Introduction Schools are uniquely positioned to influence the dietary habits of children, and farm-to-school programs can increase fruit and vegetable consumption among school-aged children. We assessed the feasibility of, interest in, and barriers to implementing farm-to-school activities in 7 school districts in Douglas County, Nebraska. Methods We used a preassessment and postassessment survey to obtain data from 3 stakeholder groups: school food service directors, local food producers, and food distributors. We had a full-time farm-to-school coordinator who was able to engage multiple stakeholders and oversee the development and dissemination of a toolkit. We used descriptive statistics to make comparisons. Results Seven food service directors, 5 distributors identified by the food service directors, and 57 local producers (9 completed only the preassessment survey, 16 completed only the postassessment survey, and 32 completed both) completed various components of the assessment. Interest in pursuing farm-to-school activities to incorporate more local foods in the school lunch program increased during the 2-year project; mean interest in purchasing local foods by food service directors for their districts increased from 4.4 to 4.7 (on a scale of 1 to 5). Conclusion Implementing farm-to-school programming in Douglas County, Nebraska, is feasible, although food safety and distribution is a main concern among food service directors. Additional research on feasibility, infrastructure, and education is recommended.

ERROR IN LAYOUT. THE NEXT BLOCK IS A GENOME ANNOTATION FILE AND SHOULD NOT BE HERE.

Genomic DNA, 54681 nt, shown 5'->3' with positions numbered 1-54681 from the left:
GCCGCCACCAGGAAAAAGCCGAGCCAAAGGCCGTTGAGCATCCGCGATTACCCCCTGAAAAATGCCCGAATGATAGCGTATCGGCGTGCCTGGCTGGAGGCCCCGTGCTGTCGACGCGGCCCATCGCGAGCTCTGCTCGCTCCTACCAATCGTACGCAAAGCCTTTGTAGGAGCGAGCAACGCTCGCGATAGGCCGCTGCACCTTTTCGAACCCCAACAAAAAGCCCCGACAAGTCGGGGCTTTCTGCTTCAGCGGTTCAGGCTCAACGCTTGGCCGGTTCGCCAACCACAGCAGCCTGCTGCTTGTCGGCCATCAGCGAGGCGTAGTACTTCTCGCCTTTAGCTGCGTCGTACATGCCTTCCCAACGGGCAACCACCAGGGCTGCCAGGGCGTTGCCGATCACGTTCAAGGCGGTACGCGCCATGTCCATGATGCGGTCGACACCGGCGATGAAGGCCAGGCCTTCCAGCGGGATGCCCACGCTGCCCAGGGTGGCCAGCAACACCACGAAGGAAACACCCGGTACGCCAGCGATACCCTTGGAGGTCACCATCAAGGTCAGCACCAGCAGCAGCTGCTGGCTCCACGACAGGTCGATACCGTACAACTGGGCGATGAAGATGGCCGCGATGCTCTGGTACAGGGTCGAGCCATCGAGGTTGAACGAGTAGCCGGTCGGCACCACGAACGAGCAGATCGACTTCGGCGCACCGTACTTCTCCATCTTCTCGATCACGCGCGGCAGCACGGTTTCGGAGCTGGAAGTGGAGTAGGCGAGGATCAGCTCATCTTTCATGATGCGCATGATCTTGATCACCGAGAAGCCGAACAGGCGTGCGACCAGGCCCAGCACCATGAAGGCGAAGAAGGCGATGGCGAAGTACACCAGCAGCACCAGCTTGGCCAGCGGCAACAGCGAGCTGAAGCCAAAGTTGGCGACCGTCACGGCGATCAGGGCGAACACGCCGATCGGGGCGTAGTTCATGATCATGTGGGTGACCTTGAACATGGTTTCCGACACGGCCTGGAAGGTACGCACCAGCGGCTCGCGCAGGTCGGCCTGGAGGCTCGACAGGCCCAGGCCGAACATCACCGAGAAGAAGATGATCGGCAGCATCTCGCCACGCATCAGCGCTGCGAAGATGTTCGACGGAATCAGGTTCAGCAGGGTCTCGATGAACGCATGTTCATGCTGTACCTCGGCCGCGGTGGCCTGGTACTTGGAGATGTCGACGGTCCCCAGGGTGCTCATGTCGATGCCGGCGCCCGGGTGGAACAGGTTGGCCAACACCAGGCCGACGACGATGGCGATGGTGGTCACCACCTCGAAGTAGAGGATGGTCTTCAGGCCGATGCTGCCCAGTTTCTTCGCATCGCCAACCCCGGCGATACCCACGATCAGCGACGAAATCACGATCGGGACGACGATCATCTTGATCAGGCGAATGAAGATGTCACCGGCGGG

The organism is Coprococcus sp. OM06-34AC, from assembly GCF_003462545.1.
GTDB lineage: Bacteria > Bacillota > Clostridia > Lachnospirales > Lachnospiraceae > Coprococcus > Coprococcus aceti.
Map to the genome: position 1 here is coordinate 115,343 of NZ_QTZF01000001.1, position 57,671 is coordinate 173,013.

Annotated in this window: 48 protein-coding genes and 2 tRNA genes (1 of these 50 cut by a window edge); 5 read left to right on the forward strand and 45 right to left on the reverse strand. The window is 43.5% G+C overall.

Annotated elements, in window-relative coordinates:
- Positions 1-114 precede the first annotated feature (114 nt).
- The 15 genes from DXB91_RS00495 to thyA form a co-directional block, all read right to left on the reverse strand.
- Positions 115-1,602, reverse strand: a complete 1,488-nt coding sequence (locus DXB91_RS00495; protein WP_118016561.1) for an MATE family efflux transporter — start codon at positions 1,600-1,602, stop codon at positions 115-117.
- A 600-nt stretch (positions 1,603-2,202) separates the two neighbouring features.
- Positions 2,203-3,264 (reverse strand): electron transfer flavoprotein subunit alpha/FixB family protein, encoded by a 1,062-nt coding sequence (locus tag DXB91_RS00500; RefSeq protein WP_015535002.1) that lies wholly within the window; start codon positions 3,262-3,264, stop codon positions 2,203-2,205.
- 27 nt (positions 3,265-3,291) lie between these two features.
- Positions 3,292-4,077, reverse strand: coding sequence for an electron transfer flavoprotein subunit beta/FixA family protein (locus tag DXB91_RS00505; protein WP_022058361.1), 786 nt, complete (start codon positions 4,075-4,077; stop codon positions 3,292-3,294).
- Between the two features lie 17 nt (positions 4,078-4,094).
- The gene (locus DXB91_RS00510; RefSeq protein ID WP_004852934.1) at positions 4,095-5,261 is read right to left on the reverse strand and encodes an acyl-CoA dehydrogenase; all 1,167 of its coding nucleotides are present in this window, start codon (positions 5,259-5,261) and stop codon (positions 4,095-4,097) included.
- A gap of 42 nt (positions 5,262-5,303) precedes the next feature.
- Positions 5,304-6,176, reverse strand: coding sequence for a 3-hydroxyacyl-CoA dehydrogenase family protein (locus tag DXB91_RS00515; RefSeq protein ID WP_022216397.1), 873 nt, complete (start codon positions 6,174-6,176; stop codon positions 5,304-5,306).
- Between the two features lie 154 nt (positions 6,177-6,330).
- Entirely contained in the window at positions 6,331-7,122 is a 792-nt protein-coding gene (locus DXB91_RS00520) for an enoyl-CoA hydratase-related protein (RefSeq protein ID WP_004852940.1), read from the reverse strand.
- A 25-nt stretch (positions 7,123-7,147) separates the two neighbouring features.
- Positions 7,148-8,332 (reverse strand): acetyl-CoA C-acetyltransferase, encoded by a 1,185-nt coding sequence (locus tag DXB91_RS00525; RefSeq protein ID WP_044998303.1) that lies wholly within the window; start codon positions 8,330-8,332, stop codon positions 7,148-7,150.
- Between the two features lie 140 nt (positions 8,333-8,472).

ASJC Scopus subject areas
- Health Policy
- Public Health, Environmental and Occupational Health